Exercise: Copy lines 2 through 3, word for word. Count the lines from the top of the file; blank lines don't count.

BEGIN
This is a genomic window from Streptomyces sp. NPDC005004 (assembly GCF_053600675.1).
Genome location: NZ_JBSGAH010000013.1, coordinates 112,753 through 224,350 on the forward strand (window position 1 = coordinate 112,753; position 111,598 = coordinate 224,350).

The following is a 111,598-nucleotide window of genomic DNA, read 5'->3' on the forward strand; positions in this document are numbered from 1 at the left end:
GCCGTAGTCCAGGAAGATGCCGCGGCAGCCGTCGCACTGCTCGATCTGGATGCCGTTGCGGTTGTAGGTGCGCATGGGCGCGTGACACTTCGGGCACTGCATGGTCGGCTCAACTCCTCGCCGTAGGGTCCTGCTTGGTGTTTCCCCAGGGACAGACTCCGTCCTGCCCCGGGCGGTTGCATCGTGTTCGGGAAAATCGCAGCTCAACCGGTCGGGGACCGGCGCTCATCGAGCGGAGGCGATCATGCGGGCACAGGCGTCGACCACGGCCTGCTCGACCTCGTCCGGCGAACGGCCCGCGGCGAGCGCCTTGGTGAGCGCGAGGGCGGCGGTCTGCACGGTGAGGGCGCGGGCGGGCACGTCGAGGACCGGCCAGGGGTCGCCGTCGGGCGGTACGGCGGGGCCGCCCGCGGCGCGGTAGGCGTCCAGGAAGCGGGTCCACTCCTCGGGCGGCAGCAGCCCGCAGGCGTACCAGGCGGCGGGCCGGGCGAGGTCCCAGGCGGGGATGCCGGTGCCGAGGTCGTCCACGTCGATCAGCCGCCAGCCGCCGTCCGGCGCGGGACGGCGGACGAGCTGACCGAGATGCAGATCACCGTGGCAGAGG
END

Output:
Genome location: NZ_JBSGAH010000013.1, coordinates 112,753 through 224,350 on the forward strand (window position 1 = coordinate 112,753; position 111,598 = coordinate 224,350).

The following is a 111,598-nucleotide window of genomic DNA, read 5'->3' on the forward strand; positions in this document are numbered from 1 at the left end: